Accidents of history

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When Arnold Odermatt retired in 1990 he was Head of the Traffic Police of  Nidwalden, Switzerland. For decades before he was employed to take photos of car accidents – not a promising line of work, you might think, if your goal is artistic fame. But Odermatt’s pictures have just that, he is widely exhibited and published and is now represented by Galerie Springer in Berlin.
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As pictures they have an innocent functionality, free of artifice or art-making; they do their job of recording incidents involving the police. But there must be some further appeal to explain their current success. Is it automotive nostalgia or ghoulish pleasure in other people’s misfortune? The delicious German word for this is schadenfreude – malicious joy.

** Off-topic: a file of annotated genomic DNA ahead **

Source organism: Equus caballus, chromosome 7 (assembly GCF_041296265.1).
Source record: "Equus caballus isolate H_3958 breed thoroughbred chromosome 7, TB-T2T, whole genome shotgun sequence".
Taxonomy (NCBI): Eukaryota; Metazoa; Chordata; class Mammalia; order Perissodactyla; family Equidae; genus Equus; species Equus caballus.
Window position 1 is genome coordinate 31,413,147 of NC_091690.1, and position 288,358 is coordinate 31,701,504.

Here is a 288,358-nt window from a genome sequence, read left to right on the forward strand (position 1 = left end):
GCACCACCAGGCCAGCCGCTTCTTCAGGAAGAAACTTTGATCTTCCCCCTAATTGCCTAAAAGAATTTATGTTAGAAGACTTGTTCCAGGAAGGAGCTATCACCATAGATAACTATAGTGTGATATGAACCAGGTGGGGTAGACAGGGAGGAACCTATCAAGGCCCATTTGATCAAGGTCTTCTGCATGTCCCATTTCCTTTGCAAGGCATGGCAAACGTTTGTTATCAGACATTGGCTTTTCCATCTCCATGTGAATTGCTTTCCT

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Odermatt-1958
Arnold Odermatt, Buochs, (Switzerland) 1958
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In 2015, designer Julian Montague used them in his series of bookcover designs based on early 1960s layouts for Penguin crime novels. The covers are for a series of invented novels using the Fast and Furious movie titles.
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The design are an amusing clash between the fascist aesthetics of the Furious franchise and the modest integrity of Romek Marber’s 1961 Penguin grid and Odermatt’s photos from the same period. The extravagant crashes in those lurid Hollywood movies are brought down to earth – literally – in these quaint designs.
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Montague’s layouts perfectly capture the mid-century Englishness of Penguin’s covers at that time, now celebrated for their Swiss-influenced modernism. It’s something Montague does well and often, as you can see from these other retro designs on his website.
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